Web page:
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29-12-2016 | Uitgave 7/2017

Journal of Abnormal Child Psychology 7/2017

Altered Positive Affect in Clinically Anxious Youth: the Role of Social Context and Anxiety Subtype

Journal of Abnormal Child Psychology > Uitgave 7/2017
Judith K. Morgan, Grace E. Lee, Aidan G. C. Wright, Danielle E. Gilchrist, Erika E. Forbes, Dana L. McMakin, Ronald E. Dahl, Cecile D. Ladouceur, Neal D. Ryan, Jennifer S. Silk
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The online version of this article (doi:10.​1007/​s10802-016-0256-3) contains supplementary material, which is available to authorized users.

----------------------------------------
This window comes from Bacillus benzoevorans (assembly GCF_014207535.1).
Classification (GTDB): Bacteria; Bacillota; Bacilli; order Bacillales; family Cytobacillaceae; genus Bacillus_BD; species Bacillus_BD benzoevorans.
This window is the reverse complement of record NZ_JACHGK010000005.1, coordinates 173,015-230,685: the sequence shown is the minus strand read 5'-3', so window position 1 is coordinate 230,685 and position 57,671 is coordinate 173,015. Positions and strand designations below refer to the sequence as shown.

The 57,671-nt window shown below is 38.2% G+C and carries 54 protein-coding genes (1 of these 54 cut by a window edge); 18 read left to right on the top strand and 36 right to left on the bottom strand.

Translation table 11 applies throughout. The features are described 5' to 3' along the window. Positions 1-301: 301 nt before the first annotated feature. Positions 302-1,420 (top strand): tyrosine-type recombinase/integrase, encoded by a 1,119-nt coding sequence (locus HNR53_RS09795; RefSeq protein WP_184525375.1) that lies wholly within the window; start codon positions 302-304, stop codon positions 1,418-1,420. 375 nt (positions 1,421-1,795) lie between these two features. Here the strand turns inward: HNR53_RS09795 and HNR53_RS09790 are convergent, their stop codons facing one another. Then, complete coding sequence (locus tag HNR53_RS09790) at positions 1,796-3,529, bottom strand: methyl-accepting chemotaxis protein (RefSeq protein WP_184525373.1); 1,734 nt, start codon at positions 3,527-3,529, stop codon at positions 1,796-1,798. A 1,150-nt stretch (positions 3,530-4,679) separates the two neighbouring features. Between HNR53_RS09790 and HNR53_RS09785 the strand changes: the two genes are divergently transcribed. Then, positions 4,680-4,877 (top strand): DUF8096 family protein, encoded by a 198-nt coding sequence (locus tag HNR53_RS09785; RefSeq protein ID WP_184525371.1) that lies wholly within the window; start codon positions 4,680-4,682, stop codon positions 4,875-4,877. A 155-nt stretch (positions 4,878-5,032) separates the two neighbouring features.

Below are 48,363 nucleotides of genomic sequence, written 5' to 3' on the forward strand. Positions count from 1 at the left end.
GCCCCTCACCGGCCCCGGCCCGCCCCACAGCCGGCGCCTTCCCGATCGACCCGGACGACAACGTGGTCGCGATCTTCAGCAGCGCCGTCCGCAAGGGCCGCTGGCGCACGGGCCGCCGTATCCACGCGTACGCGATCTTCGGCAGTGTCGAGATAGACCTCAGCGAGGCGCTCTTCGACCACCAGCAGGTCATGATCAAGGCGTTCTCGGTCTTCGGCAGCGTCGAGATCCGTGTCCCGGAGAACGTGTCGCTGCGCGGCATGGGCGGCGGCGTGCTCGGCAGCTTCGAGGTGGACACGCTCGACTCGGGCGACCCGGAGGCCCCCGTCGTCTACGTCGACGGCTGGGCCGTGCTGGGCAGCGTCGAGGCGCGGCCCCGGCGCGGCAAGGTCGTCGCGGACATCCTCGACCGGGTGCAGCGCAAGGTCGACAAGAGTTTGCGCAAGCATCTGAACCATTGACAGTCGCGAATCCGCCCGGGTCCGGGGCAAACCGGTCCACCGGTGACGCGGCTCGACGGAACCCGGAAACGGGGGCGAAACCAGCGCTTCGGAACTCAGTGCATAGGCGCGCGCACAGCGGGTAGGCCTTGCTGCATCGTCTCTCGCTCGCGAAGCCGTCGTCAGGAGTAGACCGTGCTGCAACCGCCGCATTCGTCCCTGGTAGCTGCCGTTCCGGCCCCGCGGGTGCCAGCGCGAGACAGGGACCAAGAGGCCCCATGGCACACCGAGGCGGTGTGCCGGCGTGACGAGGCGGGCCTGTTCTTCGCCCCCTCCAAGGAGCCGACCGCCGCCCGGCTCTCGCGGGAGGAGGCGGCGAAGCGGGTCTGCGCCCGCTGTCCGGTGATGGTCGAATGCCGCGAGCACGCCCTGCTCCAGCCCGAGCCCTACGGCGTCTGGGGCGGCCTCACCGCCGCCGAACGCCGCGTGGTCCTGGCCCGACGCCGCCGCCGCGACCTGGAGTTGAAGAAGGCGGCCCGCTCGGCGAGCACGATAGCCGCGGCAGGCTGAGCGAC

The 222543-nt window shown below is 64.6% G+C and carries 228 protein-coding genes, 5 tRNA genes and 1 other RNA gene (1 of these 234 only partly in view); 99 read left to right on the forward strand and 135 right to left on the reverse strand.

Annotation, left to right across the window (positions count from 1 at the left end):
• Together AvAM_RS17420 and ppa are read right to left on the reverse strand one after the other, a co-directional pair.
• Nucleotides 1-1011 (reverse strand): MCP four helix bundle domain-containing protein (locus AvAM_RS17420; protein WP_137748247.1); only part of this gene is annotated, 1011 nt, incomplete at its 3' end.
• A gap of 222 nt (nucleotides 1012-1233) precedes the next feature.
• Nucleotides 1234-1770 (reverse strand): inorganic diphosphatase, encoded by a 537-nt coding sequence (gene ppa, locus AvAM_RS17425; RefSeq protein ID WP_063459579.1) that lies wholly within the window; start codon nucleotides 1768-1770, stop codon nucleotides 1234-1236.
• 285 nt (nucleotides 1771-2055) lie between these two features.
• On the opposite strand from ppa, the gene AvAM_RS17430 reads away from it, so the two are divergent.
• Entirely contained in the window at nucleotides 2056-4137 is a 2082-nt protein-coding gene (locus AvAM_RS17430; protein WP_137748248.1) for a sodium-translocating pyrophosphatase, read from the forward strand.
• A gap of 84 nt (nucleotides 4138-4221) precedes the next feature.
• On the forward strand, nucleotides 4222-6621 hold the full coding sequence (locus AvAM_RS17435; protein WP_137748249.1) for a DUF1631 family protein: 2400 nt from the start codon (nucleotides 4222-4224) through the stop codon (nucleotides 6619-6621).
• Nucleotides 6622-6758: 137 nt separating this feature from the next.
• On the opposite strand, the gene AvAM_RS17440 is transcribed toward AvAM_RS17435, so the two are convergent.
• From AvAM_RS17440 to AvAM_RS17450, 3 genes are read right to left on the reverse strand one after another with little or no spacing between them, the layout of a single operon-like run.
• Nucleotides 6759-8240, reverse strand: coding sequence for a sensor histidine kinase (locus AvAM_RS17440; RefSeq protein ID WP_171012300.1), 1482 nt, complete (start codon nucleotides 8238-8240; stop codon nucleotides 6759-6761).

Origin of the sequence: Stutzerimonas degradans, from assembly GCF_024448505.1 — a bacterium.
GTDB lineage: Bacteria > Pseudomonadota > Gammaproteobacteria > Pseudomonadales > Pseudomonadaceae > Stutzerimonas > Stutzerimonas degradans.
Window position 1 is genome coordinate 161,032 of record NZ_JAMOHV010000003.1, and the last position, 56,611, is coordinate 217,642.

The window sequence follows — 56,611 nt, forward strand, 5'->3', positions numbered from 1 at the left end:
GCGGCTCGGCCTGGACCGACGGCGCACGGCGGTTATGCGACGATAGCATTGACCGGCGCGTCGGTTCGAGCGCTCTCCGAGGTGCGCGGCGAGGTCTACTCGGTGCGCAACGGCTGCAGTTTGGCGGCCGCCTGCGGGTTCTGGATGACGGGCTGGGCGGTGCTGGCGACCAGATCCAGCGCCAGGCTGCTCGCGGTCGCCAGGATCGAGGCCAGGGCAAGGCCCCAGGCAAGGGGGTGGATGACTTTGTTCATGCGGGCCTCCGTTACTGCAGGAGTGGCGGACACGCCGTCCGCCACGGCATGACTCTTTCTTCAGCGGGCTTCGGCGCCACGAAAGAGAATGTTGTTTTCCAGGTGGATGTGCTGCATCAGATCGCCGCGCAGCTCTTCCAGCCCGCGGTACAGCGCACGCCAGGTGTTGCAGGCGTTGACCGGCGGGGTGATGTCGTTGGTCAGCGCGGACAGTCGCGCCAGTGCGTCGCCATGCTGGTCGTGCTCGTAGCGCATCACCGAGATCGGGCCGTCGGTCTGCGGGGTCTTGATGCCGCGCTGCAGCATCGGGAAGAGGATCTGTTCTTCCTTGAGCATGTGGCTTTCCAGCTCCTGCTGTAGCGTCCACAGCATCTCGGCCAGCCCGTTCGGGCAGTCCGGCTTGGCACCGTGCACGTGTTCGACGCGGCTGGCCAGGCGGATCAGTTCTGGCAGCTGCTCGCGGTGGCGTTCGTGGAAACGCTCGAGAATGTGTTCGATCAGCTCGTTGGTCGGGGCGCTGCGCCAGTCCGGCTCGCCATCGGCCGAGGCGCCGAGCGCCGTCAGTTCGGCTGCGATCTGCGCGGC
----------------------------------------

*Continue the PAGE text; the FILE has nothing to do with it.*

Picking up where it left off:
Anxious youth may experience altered positive affect (PA) relative to healthy youth, perhaps because of greater sensitivity to social experiences. Altered PA may be especially evident during the transition to adolescence, a period in which positive social events increase in salience and value. The current study evaluated whether anxious youth show differences in baseline PA, rate of return to baseline, and variability around baseline PA and tested whether these differences would depend on social context and anxiety subtype. Participants were 176 9- to 14-year-old youth, including 130 clinically anxious (with Social Anxiety Disorder, Generalized Anxiety Disorder, and/or Separation Anxiety Disorder) and 46 healthy youth. Youth reported their current PA, peak PA in the past hour, and social context in natural settings using ecological momentary assessment. Hierarchical linear models showed that both socially anxious and other anxious youth showed greater variability of PA relative to healthy youth. Youth with other anxiety disorders showed higher peak PA to a positive event relative to healthy youth. Feeling close to a friend was associated with higher peak PA, especially for socially anxious youth. Socially anxious youth showed significantly lower peak PA relative to both healthy and other anxious youth when interacting with a less close peer, but similar levels to these youth when interacting with a close friend. These findings suggest that clinically anxious youth may more sensitive to positive events and social interactions than healthy youth. Findings provide potential treatment targets for anxious youth, including applying regulatory strategies to positive events.

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